the walk of selective focus~ Duesseldorf~ Germany
In our now, every event that happens seems to be of vital importance, every step we take, every little thing we see, every person we meet, all that we touch, smell, come across; but then we move into our future and most of these small significances begin to slowly blur into oblivion. What we are left with are very few salient moments that remain vivid in our minds and hearts for so many different reasons. But what lies hidden in the blur carries so much significance. It may lay dormant in our unconscious, but it is very much part of who and what we are today isn’t it?
the new york city of then
With the last New York post from this month, I am realizing how much of it is still in me. It has been one of the most personal months in my blog so far, so I will end it with a photo from then, from the time I was 21 and celebrating every single second I had in the city that never sleeps. We explored New York with so much openness, with inspiration, with joy, with boundless energy and that does something to you. I love photography because it captures moments that take you back, to feel, to remember to relive.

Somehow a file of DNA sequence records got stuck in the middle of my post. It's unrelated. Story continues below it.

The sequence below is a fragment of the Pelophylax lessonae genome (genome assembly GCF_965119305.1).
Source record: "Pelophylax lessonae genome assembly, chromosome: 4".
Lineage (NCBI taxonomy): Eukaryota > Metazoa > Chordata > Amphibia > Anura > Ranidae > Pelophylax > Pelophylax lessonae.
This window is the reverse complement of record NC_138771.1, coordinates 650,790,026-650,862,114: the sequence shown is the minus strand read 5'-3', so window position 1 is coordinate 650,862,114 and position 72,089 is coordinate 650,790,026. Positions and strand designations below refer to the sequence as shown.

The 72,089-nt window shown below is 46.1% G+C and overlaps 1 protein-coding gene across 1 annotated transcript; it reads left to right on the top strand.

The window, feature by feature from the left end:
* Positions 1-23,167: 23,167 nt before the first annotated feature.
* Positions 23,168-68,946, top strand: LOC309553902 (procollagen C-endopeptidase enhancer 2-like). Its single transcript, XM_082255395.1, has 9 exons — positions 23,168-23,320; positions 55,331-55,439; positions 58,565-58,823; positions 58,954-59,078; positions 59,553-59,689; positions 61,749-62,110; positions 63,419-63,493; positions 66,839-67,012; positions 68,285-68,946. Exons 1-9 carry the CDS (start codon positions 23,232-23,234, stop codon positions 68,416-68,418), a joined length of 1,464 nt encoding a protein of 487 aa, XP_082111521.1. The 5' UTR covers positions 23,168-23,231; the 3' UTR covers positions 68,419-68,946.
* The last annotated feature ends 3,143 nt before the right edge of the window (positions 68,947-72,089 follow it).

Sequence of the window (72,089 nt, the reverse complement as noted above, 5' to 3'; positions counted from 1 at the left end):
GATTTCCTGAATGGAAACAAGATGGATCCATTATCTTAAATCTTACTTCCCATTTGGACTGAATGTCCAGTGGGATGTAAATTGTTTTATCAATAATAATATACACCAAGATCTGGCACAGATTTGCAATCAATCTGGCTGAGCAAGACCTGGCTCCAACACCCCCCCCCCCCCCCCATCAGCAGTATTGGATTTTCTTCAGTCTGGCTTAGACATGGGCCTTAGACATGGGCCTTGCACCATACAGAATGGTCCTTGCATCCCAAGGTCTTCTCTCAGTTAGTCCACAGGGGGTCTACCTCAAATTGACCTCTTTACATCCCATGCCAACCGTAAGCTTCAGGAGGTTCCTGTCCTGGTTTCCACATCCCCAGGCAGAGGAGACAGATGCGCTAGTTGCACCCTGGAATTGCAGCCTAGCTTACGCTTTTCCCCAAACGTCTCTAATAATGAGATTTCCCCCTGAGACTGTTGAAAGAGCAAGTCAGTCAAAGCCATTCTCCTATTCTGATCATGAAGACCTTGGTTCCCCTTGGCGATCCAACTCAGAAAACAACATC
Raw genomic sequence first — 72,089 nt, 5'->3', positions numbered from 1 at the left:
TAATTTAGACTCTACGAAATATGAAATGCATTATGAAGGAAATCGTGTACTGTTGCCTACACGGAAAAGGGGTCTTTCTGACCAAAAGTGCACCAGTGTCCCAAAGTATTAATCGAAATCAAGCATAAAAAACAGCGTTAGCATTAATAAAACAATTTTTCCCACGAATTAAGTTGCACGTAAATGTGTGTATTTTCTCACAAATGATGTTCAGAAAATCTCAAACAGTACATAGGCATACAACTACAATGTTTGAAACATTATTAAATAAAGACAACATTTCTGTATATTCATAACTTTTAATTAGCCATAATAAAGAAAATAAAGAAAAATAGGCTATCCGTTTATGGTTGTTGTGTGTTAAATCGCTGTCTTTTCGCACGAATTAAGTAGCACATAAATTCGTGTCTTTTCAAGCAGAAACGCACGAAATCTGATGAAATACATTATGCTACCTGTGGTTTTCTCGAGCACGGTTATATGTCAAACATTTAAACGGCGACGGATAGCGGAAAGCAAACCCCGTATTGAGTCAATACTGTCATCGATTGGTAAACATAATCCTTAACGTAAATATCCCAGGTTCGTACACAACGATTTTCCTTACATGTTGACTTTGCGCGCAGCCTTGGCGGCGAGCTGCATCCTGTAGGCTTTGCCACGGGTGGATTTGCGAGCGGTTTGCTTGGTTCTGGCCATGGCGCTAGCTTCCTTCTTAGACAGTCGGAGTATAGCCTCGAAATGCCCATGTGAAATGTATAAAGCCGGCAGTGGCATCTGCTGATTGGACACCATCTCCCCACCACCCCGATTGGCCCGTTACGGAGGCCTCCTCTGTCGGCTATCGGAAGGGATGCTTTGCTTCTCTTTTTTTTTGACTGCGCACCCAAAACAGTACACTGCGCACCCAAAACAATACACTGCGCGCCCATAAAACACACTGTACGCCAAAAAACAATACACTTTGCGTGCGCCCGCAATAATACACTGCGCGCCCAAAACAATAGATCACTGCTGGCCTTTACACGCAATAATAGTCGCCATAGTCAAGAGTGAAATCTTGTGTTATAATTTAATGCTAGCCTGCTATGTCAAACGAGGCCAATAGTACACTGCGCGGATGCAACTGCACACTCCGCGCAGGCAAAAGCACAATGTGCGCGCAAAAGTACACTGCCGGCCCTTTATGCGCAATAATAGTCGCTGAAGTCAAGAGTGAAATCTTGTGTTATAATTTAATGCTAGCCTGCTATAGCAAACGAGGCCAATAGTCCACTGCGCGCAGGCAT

~ I am the one with the blond wig🙂
New York City Metro
Ask anyone who rides the subway for more than one hour a day and they will be sure to have some strange stories to tell you. I have a few. I realize that with this month’s postings a lot of memories and stories keep floating by, and that is because I left them there. On the subway at the age of 20 I met the first and hopefully last flasher. It was evening and I was engrossed in my Herman Hesse book ( Narcissus and Goldmund) not realizing that I was alone in the subway car after everyone filtered out, when I felt a shadow looming in front of me. I Looked up and there was the classic open raincoat with an extraordinarily large man standing in front of me exhibiting his pride. Funny how react in expected situations, and me being totally caught off-guard, I cried. Then I ran to pull the emergency brakes which caused the train to stop, the doors to open, the giant man to run away and I was directed to another car with people in it. I was then hugged by a big bosomed African American lady who giggled and said: “relax darlin’, that was entertainment for free!”